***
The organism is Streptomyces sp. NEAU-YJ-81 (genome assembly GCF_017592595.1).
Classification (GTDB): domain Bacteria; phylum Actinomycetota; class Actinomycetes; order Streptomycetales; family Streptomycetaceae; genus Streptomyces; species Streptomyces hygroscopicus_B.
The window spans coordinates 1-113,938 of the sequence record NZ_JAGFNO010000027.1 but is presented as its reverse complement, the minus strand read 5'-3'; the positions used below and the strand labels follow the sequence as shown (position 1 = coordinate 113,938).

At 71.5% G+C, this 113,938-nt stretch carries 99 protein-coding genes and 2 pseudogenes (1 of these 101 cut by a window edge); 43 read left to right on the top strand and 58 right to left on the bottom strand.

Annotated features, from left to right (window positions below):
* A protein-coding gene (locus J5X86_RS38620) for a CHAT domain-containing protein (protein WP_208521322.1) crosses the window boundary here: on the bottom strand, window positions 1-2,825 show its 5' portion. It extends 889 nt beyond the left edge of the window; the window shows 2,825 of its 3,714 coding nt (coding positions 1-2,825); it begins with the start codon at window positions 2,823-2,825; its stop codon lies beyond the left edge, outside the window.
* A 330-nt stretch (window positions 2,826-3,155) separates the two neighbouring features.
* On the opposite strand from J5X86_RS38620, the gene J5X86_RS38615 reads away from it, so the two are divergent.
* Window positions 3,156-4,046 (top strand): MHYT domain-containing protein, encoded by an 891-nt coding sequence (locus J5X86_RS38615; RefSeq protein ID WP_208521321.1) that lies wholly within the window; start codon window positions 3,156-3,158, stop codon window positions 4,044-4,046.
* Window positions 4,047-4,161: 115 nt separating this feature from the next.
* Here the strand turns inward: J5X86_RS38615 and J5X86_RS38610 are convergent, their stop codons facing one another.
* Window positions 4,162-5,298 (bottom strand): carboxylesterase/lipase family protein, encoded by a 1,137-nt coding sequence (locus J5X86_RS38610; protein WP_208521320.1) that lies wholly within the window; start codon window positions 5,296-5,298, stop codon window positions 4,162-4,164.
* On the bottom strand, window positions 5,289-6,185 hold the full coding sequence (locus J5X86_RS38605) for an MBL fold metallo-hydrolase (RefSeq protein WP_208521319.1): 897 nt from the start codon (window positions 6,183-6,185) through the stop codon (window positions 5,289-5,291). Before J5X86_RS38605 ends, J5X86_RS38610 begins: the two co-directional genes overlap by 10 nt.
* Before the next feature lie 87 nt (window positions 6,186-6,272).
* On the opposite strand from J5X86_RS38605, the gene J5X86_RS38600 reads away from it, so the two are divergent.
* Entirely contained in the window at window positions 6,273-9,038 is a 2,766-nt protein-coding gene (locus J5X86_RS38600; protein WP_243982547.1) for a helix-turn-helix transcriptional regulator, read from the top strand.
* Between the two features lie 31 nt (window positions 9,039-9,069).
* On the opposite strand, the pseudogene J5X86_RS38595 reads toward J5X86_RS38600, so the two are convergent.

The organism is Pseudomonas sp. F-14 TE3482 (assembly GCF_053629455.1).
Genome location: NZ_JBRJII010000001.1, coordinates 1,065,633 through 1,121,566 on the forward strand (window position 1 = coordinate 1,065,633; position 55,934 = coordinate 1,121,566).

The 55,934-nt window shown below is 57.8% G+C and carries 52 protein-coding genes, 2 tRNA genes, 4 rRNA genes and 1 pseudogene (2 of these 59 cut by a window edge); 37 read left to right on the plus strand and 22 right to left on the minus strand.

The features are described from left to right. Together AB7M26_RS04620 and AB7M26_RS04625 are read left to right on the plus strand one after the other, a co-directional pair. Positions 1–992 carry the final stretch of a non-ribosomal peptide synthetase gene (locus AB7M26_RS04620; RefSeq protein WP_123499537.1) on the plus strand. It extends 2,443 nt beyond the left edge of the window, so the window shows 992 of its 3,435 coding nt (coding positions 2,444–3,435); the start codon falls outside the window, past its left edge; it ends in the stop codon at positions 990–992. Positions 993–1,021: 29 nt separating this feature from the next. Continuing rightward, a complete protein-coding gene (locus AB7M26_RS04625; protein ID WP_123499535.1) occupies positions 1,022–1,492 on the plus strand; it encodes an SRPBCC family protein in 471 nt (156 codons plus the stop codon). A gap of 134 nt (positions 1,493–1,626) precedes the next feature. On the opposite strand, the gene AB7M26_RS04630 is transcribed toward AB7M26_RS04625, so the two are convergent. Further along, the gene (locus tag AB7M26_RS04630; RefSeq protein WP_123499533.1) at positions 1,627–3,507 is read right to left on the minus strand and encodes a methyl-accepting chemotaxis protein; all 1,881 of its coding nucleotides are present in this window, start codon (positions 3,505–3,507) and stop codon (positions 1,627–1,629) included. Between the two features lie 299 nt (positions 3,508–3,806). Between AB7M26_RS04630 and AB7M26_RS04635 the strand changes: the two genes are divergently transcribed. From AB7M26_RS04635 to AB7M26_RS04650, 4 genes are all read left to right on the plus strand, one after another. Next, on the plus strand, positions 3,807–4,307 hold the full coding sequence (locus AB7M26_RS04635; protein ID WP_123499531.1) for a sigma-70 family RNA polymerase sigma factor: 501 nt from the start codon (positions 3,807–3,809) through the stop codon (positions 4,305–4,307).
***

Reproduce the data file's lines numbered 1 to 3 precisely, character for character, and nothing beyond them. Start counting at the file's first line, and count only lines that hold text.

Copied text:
The organism is Streptomyces sp. NEAU-YJ-81 (genome assembly GCF_017592595.1).
Classification (GTDB): domain Bacteria; phylum Actinomycetota; class Actinomycetes; order Streptomycetales; family Streptomycetaceae; genus Streptomyces; species Streptomyces hygroscopicus_B.
The window spans coordinates 1-113,938 of the sequence record NZ_JAGFNO010000027.1 but is presented as its reverse complement, the minus strand read 5'-3'; the positions used below and the strand labels follow the sequence as shown (position 1 = coordinate 113,938).